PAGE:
The widow of David McLean, one of the models for the Marlboro Man commercials, has now sued Philip Morris, alleging that her husband died from smoking -- and especially from having to smoke as many as five packs a day when commercials or print ads were being made.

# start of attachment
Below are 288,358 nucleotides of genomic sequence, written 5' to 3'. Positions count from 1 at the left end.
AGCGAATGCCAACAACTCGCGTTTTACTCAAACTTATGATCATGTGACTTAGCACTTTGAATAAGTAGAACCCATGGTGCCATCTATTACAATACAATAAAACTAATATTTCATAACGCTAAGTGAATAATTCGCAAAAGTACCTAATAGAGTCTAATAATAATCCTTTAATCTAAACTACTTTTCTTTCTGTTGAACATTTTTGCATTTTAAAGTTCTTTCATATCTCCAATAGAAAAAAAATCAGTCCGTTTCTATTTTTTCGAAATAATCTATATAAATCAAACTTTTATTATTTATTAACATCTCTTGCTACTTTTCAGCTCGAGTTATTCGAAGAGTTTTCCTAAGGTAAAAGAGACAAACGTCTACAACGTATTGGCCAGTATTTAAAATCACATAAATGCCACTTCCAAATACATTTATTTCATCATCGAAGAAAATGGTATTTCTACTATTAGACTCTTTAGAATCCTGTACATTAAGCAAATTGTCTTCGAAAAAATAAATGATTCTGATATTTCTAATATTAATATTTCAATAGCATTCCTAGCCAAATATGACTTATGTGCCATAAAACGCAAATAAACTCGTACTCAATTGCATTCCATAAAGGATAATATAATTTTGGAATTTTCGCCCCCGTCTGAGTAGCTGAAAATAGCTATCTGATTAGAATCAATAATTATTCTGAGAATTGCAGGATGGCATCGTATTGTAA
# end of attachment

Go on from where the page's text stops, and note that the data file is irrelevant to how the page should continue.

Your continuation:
Below is a copy of the legal complaint filed by the plaintiff: